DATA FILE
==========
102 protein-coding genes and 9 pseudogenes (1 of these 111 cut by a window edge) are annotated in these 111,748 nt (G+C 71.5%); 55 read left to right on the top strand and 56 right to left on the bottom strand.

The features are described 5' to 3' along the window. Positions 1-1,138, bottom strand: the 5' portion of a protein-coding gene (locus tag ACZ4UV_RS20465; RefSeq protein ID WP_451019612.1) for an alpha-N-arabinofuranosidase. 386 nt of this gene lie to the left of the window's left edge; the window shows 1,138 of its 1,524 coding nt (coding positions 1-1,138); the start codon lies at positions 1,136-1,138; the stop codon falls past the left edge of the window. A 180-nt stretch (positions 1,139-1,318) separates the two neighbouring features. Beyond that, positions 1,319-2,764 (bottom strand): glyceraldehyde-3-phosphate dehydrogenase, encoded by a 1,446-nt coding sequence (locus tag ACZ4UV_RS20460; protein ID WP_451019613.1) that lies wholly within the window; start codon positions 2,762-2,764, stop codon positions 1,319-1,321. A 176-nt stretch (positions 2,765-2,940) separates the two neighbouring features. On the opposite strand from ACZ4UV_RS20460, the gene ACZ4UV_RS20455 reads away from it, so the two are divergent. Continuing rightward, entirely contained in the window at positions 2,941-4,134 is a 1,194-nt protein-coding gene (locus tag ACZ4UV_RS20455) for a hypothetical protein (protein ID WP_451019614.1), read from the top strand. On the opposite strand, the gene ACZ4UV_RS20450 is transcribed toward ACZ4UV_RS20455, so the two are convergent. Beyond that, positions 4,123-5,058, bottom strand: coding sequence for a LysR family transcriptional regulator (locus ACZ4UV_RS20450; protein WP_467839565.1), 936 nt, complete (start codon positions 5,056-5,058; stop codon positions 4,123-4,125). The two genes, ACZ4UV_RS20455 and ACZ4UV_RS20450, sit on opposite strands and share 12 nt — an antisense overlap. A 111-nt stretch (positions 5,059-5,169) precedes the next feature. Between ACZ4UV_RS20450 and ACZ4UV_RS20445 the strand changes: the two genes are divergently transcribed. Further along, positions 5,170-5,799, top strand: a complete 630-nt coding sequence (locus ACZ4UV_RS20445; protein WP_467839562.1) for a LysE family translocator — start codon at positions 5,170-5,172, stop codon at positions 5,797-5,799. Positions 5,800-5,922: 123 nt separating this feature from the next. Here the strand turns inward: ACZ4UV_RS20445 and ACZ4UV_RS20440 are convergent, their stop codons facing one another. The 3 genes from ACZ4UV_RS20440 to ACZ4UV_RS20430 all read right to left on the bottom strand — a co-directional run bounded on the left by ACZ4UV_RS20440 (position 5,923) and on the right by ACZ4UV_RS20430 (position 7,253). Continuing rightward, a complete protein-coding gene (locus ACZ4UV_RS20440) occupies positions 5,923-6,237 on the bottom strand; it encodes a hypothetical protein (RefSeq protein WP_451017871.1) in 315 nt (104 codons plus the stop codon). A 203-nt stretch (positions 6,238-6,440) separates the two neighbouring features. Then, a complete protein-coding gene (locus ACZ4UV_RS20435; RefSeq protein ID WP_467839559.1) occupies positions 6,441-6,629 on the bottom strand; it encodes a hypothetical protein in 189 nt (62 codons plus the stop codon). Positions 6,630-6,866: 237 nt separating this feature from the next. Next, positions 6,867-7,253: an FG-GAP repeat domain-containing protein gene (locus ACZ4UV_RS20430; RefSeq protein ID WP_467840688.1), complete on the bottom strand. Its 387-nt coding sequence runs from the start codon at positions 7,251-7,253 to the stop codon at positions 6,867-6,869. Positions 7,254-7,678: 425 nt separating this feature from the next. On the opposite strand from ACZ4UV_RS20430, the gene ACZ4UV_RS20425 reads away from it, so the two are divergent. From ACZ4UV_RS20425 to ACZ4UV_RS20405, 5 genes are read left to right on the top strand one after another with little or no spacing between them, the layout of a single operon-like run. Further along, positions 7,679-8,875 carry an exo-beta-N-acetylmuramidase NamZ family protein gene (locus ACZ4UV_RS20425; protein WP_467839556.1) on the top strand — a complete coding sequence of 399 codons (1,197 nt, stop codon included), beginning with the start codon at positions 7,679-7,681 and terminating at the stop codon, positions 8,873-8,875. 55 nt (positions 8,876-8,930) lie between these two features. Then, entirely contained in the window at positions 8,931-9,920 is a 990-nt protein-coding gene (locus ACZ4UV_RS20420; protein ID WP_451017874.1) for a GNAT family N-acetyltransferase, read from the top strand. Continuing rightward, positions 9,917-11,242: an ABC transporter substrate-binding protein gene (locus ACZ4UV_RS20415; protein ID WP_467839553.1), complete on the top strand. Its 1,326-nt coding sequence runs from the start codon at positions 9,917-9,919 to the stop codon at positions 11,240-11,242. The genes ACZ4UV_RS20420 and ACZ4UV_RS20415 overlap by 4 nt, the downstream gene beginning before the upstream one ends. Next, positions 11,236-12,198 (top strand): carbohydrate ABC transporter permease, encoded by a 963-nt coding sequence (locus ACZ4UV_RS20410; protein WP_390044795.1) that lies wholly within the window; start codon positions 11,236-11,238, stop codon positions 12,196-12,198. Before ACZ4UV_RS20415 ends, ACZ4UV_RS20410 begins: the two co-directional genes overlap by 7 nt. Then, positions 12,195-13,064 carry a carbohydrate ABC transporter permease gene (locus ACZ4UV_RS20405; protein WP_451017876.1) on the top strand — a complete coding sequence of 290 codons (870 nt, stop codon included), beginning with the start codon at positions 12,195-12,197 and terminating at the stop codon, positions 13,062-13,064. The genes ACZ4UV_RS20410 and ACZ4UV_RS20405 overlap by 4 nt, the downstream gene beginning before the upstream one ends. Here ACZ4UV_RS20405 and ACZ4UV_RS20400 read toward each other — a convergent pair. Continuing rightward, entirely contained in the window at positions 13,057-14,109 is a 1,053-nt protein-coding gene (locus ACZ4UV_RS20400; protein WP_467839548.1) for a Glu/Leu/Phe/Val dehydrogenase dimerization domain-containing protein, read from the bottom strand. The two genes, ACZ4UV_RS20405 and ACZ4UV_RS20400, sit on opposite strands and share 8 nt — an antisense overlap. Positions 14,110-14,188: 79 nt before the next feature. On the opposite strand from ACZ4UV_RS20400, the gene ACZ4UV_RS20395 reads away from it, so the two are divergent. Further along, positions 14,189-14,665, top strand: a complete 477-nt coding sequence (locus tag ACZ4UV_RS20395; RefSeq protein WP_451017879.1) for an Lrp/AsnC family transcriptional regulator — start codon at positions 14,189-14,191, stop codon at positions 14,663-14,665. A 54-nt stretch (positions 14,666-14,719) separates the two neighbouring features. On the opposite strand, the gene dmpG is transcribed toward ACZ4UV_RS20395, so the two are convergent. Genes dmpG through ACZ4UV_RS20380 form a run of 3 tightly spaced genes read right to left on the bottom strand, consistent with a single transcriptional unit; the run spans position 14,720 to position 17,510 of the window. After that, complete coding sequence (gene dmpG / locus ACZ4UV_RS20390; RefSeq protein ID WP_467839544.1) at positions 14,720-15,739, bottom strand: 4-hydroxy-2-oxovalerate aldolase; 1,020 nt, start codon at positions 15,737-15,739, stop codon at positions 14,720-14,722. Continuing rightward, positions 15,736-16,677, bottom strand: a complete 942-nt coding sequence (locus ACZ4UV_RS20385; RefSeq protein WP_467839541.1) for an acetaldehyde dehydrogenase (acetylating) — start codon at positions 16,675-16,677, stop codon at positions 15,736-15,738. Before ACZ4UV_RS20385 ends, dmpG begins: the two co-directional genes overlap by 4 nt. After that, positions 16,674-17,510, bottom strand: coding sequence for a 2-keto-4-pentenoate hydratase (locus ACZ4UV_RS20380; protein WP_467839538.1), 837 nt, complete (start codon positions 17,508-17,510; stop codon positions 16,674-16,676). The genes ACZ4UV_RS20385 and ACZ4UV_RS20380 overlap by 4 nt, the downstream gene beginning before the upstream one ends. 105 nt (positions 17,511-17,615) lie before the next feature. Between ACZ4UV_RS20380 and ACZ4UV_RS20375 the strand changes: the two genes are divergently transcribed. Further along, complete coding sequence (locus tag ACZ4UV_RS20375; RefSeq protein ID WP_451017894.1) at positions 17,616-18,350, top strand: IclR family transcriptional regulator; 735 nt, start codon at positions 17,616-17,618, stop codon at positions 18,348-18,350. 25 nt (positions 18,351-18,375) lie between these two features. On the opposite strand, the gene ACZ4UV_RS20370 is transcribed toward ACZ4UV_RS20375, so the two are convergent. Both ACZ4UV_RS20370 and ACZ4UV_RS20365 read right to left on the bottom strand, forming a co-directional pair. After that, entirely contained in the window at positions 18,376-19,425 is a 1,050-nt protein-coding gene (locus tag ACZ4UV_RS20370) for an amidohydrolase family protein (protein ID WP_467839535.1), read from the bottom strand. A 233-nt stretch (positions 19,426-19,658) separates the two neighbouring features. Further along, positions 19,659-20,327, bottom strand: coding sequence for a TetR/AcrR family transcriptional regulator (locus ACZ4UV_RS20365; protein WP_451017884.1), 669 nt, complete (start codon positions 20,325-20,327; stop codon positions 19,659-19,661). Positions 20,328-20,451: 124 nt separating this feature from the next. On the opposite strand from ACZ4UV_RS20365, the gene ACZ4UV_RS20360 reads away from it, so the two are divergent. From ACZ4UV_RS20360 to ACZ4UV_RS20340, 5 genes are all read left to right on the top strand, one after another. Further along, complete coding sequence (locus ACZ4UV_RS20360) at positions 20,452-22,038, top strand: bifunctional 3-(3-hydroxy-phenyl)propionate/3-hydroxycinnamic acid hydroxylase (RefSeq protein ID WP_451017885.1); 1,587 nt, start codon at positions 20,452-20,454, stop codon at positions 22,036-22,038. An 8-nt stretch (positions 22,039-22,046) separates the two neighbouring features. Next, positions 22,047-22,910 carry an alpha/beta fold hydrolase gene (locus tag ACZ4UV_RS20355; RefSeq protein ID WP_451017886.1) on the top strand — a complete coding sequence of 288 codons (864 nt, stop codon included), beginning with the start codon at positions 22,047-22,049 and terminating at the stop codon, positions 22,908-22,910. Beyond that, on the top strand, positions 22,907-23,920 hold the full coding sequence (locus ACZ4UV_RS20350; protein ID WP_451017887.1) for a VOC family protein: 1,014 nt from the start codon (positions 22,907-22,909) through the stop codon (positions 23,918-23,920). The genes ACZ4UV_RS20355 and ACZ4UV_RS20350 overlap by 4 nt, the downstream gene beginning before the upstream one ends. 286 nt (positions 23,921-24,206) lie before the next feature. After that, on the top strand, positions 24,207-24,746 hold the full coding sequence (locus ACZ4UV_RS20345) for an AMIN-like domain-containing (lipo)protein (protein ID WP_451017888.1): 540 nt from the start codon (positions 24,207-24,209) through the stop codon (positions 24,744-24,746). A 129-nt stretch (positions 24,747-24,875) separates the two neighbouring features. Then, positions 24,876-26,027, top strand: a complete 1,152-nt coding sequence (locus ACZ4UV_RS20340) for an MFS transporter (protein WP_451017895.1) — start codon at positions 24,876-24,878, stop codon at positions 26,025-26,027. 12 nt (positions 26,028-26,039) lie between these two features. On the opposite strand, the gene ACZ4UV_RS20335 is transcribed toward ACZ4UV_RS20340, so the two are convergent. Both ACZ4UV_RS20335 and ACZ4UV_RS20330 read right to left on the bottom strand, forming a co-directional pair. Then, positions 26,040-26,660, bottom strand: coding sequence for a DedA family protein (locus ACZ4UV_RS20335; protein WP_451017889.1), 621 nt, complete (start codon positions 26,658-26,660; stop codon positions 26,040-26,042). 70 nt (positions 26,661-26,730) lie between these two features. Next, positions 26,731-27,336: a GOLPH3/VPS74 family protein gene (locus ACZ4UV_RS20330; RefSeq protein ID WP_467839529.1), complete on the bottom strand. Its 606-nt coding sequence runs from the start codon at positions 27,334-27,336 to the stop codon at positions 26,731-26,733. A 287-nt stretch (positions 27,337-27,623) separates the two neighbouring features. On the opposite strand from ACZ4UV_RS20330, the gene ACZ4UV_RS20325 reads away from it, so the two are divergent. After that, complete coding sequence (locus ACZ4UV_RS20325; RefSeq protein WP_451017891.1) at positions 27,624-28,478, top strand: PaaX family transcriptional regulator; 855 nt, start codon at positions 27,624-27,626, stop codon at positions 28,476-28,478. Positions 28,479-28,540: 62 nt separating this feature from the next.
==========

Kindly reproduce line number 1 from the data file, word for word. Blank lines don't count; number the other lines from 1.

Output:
102 protein-coding genes and 9 pseudogenes (1 of these 111 cut by a window edge) are annotated in these 111,748 nt (G+C 71.5%); 55 read left to right on the top strand and 56 right to left on the bottom strand.